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Professional Version

Prostatic and Paraprostatic Cysts in Dogs and Cats


Michelle Kutzler

, DVM, PhD, DACT, Department of Animal and Rangeland Sciences, College of Agricultural Sciences, Oregon State University

Reviewed/Revised Jun 2020 | Modified Oct 2022

Large cysts are occasionally found within or adjacent to (paraprostatic) the prostate gland. Paraprostatic cysts result from embryologic remnants of the female reproductive tract found in males that become fluid-filled. The signs are similar to those seen with other types of prostatic enlargement and usually become apparent only when the cyst reaches a size sufficient to cause pressure on adjacent organs. Large cysts may result in abdominal distention and must be differentiated from the bladder and from prostatic abscesses.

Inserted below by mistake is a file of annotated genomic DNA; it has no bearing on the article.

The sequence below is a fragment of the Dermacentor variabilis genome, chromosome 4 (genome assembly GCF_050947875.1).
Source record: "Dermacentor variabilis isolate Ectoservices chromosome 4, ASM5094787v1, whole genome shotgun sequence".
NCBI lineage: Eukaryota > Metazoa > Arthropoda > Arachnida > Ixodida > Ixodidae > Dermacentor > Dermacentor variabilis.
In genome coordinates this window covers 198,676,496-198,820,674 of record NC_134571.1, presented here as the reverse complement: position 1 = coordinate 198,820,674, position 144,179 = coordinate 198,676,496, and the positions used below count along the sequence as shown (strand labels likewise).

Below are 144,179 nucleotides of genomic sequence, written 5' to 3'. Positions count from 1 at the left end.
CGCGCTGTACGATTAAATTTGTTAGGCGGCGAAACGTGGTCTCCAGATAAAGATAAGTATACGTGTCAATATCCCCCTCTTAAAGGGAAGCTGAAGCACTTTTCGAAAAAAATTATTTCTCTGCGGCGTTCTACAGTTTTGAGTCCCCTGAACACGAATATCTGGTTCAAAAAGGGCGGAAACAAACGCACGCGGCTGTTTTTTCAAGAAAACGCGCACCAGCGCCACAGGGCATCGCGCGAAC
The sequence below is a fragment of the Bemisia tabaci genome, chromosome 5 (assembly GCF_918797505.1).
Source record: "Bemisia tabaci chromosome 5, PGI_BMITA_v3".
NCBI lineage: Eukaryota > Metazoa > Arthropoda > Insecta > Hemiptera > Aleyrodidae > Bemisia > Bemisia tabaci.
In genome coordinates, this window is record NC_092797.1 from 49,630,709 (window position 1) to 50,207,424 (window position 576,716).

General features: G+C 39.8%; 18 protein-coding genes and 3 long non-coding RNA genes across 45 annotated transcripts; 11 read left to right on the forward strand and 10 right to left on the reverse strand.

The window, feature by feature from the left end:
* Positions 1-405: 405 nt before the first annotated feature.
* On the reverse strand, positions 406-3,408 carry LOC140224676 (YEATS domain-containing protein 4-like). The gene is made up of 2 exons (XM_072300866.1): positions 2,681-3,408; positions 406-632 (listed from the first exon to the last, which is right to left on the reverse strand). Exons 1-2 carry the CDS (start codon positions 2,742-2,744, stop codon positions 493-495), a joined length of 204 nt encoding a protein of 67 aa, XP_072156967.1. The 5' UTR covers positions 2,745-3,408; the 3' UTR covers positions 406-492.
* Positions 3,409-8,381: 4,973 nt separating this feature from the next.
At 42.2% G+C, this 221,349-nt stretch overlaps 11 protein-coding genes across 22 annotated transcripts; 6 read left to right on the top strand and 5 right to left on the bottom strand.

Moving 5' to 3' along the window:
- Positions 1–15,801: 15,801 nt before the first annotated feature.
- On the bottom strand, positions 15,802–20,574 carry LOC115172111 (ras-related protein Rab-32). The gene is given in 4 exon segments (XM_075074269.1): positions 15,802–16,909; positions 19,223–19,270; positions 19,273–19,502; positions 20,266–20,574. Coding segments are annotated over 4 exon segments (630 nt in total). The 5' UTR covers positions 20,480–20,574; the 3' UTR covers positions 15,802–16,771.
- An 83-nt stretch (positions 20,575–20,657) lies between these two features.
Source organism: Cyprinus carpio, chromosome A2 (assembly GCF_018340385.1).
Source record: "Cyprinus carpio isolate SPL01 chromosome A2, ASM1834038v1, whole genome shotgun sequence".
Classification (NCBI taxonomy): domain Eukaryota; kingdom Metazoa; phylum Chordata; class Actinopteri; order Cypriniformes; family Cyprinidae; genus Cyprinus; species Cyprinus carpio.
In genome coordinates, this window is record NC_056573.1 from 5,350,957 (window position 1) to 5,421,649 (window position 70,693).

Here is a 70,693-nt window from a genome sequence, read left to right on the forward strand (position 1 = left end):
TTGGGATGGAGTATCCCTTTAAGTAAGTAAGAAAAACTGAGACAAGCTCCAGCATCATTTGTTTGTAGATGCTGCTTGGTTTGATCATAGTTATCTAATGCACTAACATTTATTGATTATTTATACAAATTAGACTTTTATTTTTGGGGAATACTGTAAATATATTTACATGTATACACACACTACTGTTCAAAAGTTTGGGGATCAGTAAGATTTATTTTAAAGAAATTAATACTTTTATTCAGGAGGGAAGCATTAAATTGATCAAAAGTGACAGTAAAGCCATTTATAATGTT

Medical treatment is ineffective. Castration alone is unlikely to be of benefit but may be indicated after the cyst has been removed. Total excision of the prostatic cyst is the treatment of choice. If complete excision of the cyst is not possible, the remaining portion of the cyst may be filled with a leaf of omentum secured with sutures. This “omentalization” of the cyst will provide internal drainage and lead to resolution. Surgical excision is preferable to marsupialization, because chronic management of the marsupialization fistula is often problematic.

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